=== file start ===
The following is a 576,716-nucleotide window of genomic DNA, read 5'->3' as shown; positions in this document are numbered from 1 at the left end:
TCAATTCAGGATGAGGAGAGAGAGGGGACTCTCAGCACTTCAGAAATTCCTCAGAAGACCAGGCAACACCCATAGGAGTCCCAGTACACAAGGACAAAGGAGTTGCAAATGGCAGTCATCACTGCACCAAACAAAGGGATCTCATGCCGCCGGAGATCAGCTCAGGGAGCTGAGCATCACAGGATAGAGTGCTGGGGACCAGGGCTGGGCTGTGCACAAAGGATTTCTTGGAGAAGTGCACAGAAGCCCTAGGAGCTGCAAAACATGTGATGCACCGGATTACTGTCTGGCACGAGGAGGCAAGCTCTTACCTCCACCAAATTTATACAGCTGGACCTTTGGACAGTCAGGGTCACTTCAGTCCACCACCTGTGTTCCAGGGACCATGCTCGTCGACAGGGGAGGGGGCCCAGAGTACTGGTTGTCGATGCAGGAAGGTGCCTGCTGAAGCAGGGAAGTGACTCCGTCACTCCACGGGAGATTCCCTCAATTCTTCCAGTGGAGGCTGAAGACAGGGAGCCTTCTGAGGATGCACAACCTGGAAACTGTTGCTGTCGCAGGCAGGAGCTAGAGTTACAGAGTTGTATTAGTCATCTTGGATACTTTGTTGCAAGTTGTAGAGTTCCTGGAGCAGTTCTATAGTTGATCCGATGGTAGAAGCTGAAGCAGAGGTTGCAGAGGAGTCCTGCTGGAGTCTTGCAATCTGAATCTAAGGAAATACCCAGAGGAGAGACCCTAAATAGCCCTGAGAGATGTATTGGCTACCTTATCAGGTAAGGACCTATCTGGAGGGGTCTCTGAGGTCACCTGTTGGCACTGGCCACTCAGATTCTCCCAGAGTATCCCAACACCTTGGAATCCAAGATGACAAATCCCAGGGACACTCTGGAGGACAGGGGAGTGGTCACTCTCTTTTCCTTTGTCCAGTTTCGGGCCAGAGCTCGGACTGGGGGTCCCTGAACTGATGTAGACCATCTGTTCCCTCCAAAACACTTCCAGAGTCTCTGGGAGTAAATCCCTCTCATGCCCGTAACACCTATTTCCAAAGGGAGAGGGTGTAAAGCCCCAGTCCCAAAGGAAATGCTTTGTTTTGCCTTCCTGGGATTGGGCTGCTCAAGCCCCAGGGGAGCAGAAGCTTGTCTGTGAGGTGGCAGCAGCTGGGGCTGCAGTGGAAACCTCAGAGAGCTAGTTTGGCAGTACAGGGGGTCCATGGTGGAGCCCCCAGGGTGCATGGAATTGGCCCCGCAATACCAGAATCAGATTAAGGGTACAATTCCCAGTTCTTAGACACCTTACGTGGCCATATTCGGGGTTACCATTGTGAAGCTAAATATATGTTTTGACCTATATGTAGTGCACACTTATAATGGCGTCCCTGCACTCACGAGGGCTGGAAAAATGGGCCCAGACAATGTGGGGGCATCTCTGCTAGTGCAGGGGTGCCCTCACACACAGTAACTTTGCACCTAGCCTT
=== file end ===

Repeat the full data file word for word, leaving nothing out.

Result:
The following is a 576,716-nucleotide window of genomic DNA, read 5'->3' as shown; positions in this document are numbered from 1 at the left end:
TCAATTCAGGATGAGGAGAGAGAGGGGACTCTCAGCACTTCAGAAATTCCTCAGAAGACCAGGCAACACCCATAGGAGTCCCAGTACACAAGGACAAAGGAGTTGCAAATGGCAGTCATCACTGCACCAAACAAAGGGATCTCATGCCGCCGGAGATCAGCTCAGGGAGCTGAGCATCACAGGATAGAGTGCTGGGGACCAGGGCTGGGCTGTGCACAAAGGATTTCTTGGAGAAGTGCACAGAAGCCCTAGGAGCTGCAAAACATGTGATGCACCGGATTACTGTCTGGCACGAGGAGGCAAGCTCTTACCTCCACCAAATTTATACAGCTGGACCTTTGGACAGTCAGGGTCACTTCAGTCCACCACCTGTGTTCCAGGGACCATGCTCGTCGACAGGGGAGGGGGCCCAGAGTACTGGTTGTCGATGCAGGAAGGTGCCTGCTGAAGCAGGGAAGTGACTCCGTCACTCCACGGGAGATTCCCTCAATTCTTCCAGTGGAGGCTGAAGACAGGGAGCCTTCTGAGGATGCACAACCTGGAAACTGTTGCTGTCGCAGGCAGGAGCTAGAGTTACAGAGTTGTATTAGTCATCTTGGATACTTTGTTGCAAGTTGTAGAGTTCCTGGAGCAGTTCTATAGTTGATCCGATGGTAGAAGCTGAAGCAGAGGTTGCAGAGGAGTCCTGCTGGAGTCTTGCAATCTGAATCTAAGGAAATACCCAGAGGAGAGACCCTAAATAGCCCTGAGAGATGTATTGGCTACCTTATCAGGTAAGGACCTATCTGGAGGGGTCTCTGAGGTCACCTGTTGGCACTGGCCACTCAGATTCTCCCAGAGTATCCCAACACCTTGGAATCCAAGATGACAAATCCCAGGGACACTCTGGAGGACAGGGGAGTGGTCACTCTCTTTTCCTTTGTCCAGTTTCGGGCCAGAGCTCGGACTGGGGGTCCCTGAACTGATGTAGACCATCTGTTCCCTCCAAAACACTTCCAGAGTCTCTGGGAGTAAATCCCTCTCATGCCCGTAACACCTATTTCCAAAGGGAGAGGGTGTAAAGCCCCAGTCCCAAAGGAAATGCTTTGTTTTGCCTTCCTGGGATTGGGCTGCTCAAGCCCCAGGGGAGCAGAAGCTTGTCTGTGAGGTGGCAGCAGCTGGGGCTGCAGTGGAAACCTCAGAGAGCTAGTTTGGCAGTACAGGGGGTCCATGGTGGAGCCCCCAGGGTGCATGGAATTGGCCCCGCAATACCAGAATCAGATTAAGGGTACAATTCCCAGTTCTTAGACACCTTACGTGGCCATATTCGGGGTTACCATTGTGAAGCTAAATATATGTTTTGACCTATATGTAGTGCACACTTATAATGGCGTCCCTGCACTCACGAGGGCTGGAAAAATGGGCCCAGACAATGTGGGGGCATCTCTGCTAGTGCAGGGGTGCCCTCACACACAGTAACTTTGCACCTAGCCTT